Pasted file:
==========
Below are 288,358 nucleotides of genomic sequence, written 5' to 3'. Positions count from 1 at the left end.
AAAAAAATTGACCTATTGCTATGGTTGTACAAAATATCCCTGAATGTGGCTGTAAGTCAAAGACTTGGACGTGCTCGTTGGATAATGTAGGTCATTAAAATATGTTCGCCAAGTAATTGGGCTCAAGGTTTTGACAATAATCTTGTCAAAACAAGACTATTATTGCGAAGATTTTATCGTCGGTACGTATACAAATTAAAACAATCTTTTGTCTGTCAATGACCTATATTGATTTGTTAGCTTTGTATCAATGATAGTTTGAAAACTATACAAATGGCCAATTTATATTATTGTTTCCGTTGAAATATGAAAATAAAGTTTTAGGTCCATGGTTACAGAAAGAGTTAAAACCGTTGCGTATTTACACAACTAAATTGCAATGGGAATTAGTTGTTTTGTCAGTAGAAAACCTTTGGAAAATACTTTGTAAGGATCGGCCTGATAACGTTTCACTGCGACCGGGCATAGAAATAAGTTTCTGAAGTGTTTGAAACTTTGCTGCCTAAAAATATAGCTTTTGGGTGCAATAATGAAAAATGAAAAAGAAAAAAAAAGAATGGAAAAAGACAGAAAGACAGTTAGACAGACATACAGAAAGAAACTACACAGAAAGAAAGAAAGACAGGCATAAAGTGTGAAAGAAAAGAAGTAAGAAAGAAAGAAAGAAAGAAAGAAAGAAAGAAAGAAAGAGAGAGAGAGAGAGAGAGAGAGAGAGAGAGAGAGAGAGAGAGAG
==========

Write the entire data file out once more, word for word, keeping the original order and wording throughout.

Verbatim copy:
Below are 288,358 nucleotides of genomic sequence, written 5' to 3'. Positions count from 1 at the left end.
AAAAAAATTGACCTATTGCTATGGTTGTACAAAATATCCCTGAATGTGGCTGTAAGTCAAAGACTTGGACGTGCTCGTTGGATAATGTAGGTCATTAAAATATGTTCGCCAAGTAATTGGGCTCAAGGTTTTGACAATAATCTTGTCAAAACAAGACTATTATTGCGAAGATTTTATCGTCGGTACGTATACAAATTAAAACAATCTTTTGTCTGTCAATGACCTATATTGATTTGTTAGCTTTGTATCAATGATAGTTTGAAAACTATACAAATGGCCAATTTATATTATTGTTTCCGTTGAAATATGAAAATAAAGTTTTAGGTCCATGGTTACAGAAAGAGTTAAAACCGTTGCGTATTTACACAACTAAATTGCAATGGGAATTAGTTGTTTTGTCAGTAGAAAACCTTTGGAAAATACTTTGTAAGGATCGGCCTGATAACGTTTCACTGCGACCGGGCATAGAAATAAGTTTCTGAAGTGTTTGAAACTTTGCTGCCTAAAAATATAGCTTTTGGGTGCAATAATGAAAAATGAAAAAGAAAAAAAAAGAATGGAAAAAGACAGAAAGACAGTTAGACAGACATACAGAAAGAAACTACACAGAAAGAAAGAAAGACAGGCATAAAGTGTGAAAGAAAAGAAGTAAGAAAGAAAGAAAGAAAGAAAGAAAGAAAGAAAGAAAGAGAGAGAGAGAGAGAGAGAGAGAGAGAGAGAGAGAGAGAGAGAG